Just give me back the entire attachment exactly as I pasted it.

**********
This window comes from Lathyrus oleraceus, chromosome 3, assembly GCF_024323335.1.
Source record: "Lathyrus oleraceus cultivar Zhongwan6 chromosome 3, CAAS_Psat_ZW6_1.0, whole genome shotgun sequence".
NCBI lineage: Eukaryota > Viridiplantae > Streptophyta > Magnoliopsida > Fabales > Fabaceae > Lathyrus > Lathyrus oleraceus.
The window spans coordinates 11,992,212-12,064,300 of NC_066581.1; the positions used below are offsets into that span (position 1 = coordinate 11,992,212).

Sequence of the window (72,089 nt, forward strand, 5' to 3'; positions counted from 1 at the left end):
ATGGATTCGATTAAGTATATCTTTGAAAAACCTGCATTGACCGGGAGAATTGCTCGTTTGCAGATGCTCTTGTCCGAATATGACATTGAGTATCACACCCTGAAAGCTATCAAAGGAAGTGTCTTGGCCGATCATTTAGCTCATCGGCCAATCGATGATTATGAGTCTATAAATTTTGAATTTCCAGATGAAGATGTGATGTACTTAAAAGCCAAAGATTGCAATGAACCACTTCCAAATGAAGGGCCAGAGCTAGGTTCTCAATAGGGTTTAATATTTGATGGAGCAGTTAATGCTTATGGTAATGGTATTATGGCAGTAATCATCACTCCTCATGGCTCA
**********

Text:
This window comes from Lathyrus oleraceus, chromosome 3, assembly GCF_024323335.1.
Source record: "Lathyrus oleraceus cultivar Zhongwan6 chromosome 3, CAAS_Psat_ZW6_1.0, whole genome shotgun sequence".
NCBI lineage: Eukaryota > Viridiplantae > Streptophyta > Magnoliopsida > Fabales > Fabaceae > Lathyrus > Lathyrus oleraceus.
The window spans coordinates 11,992,212-12,064,300 of NC_066581.1; the positions used below are offsets into that span (position 1 = coordinate 11,992,212).

Sequence of the window (72,089 nt, forward strand, 5' to 3'; positions counted from 1 at the left end):
ATGGATTCGATTAAGTATATCTTTGAAAAACCTGCATTGACCGGGAGAATTGCTCGTTTGCAGATGCTCTTGTCCGAATATGACATTGAGTATCACACCCTGAAAGCTATCAAAGGAAGTGTCTTGGCCGATCATTTAGCTCATCGGCCAATCGATGATTATGAGTCTATAAATTTTGAATTTCCAGATGAAGATGTGATGTACTTAAAAGCCAAAGATTGCAATGAACCACTTCCAAATGAAGGGCCAGAGCTAGGTTCTCAATAGGGTTTAATATTTGATGGAGCAGTTAATGCTTATGGTAATGGTATTATGGCAGTAATCATCACTCCTCATGGCTCA